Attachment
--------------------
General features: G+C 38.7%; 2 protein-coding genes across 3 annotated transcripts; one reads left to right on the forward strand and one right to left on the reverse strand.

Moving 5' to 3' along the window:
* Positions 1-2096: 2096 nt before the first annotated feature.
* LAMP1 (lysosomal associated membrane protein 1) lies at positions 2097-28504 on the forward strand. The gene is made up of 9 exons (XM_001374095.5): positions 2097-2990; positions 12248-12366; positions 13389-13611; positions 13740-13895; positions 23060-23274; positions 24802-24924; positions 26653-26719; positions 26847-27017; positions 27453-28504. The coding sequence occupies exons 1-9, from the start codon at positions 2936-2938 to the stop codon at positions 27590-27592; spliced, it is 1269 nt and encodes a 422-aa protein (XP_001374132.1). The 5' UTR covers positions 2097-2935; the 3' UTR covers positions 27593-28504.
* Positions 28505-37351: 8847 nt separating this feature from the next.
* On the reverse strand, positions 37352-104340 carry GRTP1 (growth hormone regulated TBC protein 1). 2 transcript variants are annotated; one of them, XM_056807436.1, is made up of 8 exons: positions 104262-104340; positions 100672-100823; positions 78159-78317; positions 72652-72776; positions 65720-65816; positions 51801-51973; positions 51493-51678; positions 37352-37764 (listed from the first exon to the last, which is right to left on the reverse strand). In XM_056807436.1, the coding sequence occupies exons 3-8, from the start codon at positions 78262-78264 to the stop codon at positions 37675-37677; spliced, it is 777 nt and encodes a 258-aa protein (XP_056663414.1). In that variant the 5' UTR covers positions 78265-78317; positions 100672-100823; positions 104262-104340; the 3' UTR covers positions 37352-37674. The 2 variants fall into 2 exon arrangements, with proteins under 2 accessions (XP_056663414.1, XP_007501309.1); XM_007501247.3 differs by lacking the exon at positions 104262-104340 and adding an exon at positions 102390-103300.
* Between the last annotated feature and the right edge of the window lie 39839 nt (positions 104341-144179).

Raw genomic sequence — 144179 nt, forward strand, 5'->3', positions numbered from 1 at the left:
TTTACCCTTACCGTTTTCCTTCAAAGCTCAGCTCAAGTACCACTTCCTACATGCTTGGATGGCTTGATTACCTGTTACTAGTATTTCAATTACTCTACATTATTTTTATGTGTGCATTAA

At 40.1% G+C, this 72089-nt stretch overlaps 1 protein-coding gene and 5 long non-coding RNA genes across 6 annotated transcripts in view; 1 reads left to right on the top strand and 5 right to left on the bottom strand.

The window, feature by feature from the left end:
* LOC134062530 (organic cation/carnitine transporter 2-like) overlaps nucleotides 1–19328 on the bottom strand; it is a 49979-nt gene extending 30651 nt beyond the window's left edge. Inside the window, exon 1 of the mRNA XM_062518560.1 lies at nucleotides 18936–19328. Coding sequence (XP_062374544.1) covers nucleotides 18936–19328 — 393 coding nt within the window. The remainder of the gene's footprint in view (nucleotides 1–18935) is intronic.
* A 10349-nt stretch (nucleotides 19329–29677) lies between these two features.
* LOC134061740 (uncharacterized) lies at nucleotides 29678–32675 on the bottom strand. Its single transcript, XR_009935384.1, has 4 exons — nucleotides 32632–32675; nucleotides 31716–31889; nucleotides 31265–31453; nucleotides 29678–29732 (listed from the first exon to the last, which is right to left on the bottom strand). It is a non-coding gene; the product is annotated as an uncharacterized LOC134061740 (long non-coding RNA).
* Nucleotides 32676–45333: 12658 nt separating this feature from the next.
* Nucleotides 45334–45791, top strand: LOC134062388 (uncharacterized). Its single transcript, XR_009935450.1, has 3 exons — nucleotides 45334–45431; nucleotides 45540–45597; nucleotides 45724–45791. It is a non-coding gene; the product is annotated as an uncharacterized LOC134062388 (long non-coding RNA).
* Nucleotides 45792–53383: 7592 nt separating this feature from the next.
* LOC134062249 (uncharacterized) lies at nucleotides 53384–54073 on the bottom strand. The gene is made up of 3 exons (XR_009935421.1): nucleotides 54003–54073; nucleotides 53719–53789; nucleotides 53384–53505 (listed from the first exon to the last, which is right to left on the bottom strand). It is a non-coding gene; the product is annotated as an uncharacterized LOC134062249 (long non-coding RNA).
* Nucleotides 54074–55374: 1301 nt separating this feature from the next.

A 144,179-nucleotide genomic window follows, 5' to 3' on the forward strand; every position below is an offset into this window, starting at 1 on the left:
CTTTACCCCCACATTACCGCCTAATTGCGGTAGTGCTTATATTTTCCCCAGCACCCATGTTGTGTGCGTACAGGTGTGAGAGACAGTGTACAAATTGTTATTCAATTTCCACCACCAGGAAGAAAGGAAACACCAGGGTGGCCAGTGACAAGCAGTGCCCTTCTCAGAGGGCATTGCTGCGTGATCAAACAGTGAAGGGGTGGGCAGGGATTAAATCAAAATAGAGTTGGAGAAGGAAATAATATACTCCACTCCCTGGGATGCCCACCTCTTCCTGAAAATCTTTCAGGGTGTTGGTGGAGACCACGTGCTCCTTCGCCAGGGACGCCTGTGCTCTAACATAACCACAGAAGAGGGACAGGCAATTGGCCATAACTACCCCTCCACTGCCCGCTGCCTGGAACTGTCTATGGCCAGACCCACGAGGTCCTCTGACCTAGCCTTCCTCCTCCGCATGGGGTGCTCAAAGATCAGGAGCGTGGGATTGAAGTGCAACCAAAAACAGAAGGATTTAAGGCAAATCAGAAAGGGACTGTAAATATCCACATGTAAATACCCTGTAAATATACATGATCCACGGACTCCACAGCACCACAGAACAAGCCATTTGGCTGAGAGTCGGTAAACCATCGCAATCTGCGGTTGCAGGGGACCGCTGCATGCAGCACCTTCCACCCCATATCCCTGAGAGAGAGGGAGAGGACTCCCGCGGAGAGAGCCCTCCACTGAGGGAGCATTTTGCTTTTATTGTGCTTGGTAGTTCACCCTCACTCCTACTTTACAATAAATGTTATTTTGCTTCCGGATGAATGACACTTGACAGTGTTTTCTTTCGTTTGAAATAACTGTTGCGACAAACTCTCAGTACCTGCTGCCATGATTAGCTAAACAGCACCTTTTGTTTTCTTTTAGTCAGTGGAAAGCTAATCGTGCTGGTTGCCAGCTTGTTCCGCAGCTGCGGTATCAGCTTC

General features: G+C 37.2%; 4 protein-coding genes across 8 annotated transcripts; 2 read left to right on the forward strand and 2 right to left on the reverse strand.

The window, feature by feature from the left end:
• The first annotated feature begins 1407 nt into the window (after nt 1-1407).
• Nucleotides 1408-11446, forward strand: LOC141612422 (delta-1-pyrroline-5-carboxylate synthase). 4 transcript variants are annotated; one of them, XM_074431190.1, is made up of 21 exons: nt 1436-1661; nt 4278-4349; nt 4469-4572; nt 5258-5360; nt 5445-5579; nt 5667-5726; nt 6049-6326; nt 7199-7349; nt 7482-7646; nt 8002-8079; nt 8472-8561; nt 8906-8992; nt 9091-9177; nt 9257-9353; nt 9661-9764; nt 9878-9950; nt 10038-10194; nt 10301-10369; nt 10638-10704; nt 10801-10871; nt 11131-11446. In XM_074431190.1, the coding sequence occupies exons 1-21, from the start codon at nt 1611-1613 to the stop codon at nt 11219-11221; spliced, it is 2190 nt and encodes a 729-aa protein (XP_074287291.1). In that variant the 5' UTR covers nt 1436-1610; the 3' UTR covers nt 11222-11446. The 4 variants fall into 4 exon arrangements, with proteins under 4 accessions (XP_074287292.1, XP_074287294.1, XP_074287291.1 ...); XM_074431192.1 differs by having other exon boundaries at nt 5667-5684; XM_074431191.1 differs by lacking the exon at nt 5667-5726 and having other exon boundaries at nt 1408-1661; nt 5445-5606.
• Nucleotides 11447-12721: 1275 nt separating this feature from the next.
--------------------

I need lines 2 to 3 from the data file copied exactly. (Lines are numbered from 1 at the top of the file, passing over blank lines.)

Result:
Moving 5' to 3' along the window:
* Positions 1-2096: 2096 nt before the first annotated feature.